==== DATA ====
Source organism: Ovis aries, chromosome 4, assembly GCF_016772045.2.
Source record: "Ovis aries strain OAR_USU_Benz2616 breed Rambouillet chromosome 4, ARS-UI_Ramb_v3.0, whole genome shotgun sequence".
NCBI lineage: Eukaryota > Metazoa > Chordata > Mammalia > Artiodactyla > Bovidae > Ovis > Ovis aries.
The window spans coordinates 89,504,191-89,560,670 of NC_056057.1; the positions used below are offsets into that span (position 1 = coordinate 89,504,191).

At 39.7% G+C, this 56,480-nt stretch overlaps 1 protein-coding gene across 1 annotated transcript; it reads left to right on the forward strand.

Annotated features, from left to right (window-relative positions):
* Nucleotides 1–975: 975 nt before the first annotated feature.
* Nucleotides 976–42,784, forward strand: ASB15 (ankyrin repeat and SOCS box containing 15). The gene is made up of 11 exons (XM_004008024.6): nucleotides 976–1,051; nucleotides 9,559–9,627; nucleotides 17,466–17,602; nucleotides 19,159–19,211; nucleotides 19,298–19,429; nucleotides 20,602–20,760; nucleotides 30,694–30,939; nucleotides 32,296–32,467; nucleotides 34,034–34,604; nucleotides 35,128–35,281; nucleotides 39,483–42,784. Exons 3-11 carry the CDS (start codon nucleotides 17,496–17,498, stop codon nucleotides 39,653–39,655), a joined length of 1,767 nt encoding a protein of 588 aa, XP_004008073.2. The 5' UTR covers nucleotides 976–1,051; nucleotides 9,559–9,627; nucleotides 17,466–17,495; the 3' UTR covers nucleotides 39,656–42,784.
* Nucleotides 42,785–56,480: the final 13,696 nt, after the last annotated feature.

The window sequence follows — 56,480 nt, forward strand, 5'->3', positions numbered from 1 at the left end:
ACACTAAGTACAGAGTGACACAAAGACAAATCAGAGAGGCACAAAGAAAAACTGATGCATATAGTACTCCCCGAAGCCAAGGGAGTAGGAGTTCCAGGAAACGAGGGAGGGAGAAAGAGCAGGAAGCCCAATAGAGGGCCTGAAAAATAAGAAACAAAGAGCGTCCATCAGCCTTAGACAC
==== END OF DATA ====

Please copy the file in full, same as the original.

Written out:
Source organism: Ovis aries, chromosome 4, assembly GCF_016772045.2.
Source record: "Ovis aries strain OAR_USU_Benz2616 breed Rambouillet chromosome 4, ARS-UI_Ramb_v3.0, whole genome shotgun sequence".
NCBI lineage: Eukaryota > Metazoa > Chordata > Mammalia > Artiodactyla > Bovidae > Ovis > Ovis aries.
The window spans coordinates 89,504,191-89,560,670 of NC_056057.1; the positions used below are offsets into that span (position 1 = coordinate 89,504,191).

At 39.7% G+C, this 56,480-nt stretch overlaps 1 protein-coding gene across 1 annotated transcript; it reads left to right on the forward strand.

Annotated features, from left to right (window-relative positions):
* Nucleotides 1–975: 975 nt before the first annotated feature.
* Nucleotides 976–42,784, forward strand: ASB15 (ankyrin repeat and SOCS box containing 15). The gene is made up of 11 exons (XM_004008024.6): nucleotides 976–1,051; nucleotides 9,559–9,627; nucleotides 17,466–17,602; nucleotides 19,159–19,211; nucleotides 19,298–19,429; nucleotides 20,602–20,760; nucleotides 30,694–30,939; nucleotides 32,296–32,467; nucleotides 34,034–34,604; nucleotides 35,128–35,281; nucleotides 39,483–42,784. Exons 3-11 carry the CDS (start codon nucleotides 17,496–17,498, stop codon nucleotides 39,653–39,655), a joined length of 1,767 nt encoding a protein of 588 aa, XP_004008073.2. The 5' UTR covers nucleotides 976–1,051; nucleotides 9,559–9,627; nucleotides 17,466–17,495; the 3' UTR covers nucleotides 39,656–42,784.
* Nucleotides 42,785–56,480: the final 13,696 nt, after the last annotated feature.

The window sequence follows — 56,480 nt, forward strand, 5'->3', positions numbered from 1 at the left end:
ACACTAAGTACAGAGTGACACAAAGACAAATCAGAGAGGCACAAAGAAAAACTGATGCATATAGTACTCCCCGAAGCCAAGGGAGTAGGAGTTCCAGGAAACGAGGGAGGGAGAAAGAGCAGGAAGCCCAATAGAGGGCCTGAAAAATAAGAAACAAAGAGCGTCCATCAGCCTTAGACAC